I have been working with many small groups of average leveled students to help build their number sense since there will be so many gaps in common core understanding with students moving up to 4th and 5th grades. Up until earlier this year I confidently thought that students in second grade needed to learn the traditional regrouping algorithms for addition and subtraction. After some common core training, I humbly realized that students aren’t necessarily expected to know how to complete this traditional procedure, but rather be able to make sense of a problem by decomposing and composing numbers using strategies that are comfortable for them. I said all of that to say that because of this thinking, I gave students in my small groups base ten blocks and NO paper. I gave a double digit addition problem that would give students the opportunity to regroup 73 + 48 (mind you they should have been able to handle larger numbers). I thought I would start with a really easy problem. Well, I was wrong! The students struggled to get an accurate answer with blocks to solve this problem. Of the four students I had in this particular small group, only one student was able to find the correct answer. Well, I changed my mind on the no paper and gave them a sticky note. I instructed them to write their answer on the sticky note just so I could do a quick assessment of who could accomplish finding the answer with the blocks without blurting it out. To my chagrin two of the students were trying to solve the problem on their sticky note with the procedural algorithm. I promptly reminded them while replacing their sticky notes that we were solving the problem with the blocks and not paper. When all students had finished thinking, I listed all of the students’ answers on the board and asked them who was correct. After having students count and recount their blocks, they finally came to a consensus of the correct answer …121. They struggled with counting past 100 especially by 10′s… 110, 130, 140… and they would correct one another to say 110, 120, 130, 140. Surprisingly enough to me, the students felt more comfortable lining up numbers in an algorithmic procedure with no understanding to obtain an answer than they did counting out blocks past 100 to obtain the correct answer.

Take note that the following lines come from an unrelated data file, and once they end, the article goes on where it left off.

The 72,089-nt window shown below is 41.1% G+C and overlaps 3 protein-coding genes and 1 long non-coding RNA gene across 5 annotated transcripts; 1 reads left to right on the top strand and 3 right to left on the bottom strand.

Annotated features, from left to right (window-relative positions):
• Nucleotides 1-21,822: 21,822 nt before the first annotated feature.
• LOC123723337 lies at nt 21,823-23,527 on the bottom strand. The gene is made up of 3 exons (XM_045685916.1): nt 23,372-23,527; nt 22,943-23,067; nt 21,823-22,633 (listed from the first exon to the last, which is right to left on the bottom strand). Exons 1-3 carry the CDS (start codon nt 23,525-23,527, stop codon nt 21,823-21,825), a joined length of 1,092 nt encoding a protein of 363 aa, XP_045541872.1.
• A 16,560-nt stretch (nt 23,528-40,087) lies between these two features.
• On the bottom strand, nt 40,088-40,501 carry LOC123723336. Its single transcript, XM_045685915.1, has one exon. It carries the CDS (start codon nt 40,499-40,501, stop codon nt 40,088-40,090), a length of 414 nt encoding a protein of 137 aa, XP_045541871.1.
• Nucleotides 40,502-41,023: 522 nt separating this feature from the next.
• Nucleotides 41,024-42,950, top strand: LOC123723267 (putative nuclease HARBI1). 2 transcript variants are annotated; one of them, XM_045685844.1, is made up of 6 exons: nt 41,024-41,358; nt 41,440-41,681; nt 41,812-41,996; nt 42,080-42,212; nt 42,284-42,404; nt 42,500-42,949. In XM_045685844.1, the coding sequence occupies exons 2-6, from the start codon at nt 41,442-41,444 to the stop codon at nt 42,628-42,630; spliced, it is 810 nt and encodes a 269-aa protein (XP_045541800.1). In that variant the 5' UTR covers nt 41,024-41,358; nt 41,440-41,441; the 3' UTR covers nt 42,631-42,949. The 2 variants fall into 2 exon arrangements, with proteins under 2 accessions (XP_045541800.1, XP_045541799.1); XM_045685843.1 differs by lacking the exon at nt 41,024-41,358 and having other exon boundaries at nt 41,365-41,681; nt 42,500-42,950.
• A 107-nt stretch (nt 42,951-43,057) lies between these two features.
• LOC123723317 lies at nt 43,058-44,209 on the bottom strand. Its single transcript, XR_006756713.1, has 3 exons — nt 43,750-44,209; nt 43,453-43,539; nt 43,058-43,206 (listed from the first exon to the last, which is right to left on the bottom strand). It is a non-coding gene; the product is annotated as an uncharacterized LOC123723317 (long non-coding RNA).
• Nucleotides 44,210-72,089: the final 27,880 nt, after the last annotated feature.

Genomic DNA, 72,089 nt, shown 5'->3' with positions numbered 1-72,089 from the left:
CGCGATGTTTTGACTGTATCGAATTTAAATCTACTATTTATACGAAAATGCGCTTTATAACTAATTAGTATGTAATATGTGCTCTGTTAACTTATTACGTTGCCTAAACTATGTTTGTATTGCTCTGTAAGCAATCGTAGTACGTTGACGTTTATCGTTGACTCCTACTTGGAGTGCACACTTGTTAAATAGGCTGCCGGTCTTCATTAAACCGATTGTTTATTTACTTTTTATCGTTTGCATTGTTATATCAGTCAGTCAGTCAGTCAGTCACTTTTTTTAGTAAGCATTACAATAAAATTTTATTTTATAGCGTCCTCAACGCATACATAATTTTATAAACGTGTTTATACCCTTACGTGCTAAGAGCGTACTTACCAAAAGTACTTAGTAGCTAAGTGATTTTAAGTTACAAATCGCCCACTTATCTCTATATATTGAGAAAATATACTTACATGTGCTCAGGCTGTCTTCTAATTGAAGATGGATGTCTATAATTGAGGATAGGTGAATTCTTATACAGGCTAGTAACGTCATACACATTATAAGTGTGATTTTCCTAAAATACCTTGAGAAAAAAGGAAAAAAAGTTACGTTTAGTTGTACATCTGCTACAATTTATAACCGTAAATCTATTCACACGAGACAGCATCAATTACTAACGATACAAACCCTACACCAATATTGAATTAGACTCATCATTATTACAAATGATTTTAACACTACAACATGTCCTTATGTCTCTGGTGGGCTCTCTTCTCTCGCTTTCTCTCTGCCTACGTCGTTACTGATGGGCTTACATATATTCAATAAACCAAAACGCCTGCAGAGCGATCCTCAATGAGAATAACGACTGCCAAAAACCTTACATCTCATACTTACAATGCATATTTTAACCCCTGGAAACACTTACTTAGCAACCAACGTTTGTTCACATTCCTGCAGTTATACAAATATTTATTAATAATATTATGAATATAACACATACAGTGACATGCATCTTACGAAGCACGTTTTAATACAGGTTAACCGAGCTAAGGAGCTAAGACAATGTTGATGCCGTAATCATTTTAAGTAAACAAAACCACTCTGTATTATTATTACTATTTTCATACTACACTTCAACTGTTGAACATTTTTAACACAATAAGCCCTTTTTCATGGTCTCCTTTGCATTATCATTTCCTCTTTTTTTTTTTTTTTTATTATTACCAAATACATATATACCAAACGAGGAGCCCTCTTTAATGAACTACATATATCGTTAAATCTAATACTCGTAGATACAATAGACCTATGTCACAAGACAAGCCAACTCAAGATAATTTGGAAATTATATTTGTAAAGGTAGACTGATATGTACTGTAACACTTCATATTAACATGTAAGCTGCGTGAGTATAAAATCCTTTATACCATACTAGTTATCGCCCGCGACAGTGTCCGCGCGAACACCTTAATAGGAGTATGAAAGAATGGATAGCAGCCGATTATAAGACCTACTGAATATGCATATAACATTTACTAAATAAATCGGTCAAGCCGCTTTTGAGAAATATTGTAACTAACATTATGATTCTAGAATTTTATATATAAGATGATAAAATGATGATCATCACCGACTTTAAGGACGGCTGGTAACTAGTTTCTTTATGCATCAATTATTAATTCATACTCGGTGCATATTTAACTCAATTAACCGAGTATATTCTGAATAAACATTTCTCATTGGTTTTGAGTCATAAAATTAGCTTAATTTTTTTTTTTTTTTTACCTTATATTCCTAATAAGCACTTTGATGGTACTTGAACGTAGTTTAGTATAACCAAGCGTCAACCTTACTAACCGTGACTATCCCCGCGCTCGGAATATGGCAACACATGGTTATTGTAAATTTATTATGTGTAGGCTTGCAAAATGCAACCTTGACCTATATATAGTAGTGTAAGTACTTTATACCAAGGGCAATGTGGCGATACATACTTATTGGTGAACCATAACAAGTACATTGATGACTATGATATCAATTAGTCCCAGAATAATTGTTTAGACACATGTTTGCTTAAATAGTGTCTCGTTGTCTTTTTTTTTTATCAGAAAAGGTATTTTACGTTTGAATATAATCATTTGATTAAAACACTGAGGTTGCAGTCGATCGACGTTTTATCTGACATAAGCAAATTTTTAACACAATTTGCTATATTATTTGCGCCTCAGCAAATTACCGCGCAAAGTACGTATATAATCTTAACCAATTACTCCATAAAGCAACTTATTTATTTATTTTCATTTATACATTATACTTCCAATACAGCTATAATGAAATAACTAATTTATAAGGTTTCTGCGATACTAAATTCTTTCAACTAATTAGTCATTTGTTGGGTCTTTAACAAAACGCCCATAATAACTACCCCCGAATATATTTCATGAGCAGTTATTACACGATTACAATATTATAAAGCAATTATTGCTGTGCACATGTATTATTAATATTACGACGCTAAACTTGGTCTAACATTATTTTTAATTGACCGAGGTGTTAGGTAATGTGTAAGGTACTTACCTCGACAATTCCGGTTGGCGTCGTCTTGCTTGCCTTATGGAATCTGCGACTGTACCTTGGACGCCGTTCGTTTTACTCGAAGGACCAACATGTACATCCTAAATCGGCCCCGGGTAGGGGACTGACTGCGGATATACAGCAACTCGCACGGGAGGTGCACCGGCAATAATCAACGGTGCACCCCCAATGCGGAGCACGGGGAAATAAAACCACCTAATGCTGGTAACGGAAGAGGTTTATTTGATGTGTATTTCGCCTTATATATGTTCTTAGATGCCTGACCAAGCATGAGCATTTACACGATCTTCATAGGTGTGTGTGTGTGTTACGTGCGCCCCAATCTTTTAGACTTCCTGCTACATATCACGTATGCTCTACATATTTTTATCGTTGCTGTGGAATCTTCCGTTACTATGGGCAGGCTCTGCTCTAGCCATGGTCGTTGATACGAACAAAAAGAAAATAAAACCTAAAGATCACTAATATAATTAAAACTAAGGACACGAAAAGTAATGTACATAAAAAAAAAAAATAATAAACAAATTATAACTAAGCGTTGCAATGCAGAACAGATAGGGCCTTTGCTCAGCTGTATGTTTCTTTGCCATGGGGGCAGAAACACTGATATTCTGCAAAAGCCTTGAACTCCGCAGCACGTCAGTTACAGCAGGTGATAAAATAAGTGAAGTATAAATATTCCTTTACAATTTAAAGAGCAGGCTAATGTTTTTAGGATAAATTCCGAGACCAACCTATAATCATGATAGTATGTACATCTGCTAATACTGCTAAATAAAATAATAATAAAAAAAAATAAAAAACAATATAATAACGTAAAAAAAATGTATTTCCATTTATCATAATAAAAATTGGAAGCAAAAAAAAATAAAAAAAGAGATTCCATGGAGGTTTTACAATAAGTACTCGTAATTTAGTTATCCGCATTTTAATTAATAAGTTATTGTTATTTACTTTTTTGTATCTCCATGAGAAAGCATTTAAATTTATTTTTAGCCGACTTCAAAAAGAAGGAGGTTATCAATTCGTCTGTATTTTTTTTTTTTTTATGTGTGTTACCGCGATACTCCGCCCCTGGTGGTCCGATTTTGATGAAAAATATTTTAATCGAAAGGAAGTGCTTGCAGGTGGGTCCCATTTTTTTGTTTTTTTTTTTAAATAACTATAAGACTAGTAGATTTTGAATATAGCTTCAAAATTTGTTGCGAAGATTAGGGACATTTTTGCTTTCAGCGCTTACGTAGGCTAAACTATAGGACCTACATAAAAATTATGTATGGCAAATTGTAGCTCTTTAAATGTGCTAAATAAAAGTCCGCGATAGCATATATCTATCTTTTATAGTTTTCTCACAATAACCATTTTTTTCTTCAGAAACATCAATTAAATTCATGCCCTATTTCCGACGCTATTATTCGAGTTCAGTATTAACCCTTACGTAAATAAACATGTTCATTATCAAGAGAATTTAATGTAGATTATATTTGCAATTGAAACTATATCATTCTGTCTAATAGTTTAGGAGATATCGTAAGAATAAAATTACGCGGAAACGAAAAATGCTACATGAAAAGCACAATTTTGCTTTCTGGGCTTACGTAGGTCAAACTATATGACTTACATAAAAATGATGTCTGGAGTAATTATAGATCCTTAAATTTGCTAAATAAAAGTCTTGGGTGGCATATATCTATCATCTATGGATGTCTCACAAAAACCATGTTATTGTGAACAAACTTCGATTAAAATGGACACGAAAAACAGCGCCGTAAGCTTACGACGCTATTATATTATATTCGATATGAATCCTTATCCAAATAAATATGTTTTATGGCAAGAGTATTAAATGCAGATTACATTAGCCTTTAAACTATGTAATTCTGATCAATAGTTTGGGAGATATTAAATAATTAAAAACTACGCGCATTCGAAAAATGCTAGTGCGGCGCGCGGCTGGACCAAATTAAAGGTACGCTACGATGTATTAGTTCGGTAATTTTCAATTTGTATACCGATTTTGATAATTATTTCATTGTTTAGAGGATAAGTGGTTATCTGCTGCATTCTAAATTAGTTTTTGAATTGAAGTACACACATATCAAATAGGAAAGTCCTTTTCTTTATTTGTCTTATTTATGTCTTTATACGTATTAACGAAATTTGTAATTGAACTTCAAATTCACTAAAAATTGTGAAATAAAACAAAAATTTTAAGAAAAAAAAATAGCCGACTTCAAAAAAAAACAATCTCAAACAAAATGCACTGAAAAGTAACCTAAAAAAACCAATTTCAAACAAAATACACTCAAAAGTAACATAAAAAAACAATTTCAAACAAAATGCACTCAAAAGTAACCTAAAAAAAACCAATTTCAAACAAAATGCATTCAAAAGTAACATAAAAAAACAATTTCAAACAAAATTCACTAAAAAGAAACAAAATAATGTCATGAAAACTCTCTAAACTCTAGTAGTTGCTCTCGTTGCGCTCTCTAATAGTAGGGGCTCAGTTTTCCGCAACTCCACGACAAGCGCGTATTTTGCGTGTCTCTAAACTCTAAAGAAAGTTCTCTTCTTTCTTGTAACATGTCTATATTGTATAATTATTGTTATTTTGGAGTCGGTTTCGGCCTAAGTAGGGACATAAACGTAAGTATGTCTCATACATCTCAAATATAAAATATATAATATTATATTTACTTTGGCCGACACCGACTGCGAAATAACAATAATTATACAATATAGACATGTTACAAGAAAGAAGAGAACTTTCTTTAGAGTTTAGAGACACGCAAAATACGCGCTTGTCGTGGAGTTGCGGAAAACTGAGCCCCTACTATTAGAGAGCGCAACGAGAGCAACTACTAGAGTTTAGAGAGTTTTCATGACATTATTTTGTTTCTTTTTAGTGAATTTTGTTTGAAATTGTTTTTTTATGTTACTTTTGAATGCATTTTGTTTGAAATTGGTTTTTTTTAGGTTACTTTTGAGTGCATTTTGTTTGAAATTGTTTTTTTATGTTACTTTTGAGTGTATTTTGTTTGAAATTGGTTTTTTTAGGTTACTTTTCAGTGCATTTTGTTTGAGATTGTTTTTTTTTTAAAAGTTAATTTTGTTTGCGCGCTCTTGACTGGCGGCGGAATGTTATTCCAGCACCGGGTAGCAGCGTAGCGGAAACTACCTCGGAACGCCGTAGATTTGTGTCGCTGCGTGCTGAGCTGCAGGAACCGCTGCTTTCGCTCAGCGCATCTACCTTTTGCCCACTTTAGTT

Below is a picture of the students counting out their blocks. I had them place their addends onto small sheets of square paper to help keep them organized since they were getting their extra blocks confused with the ones they were counting. I wanted to use small paper plates to help them organize their blocks, but I didn’t have any. I happened to have some origami paper lying around, so I just used that instead.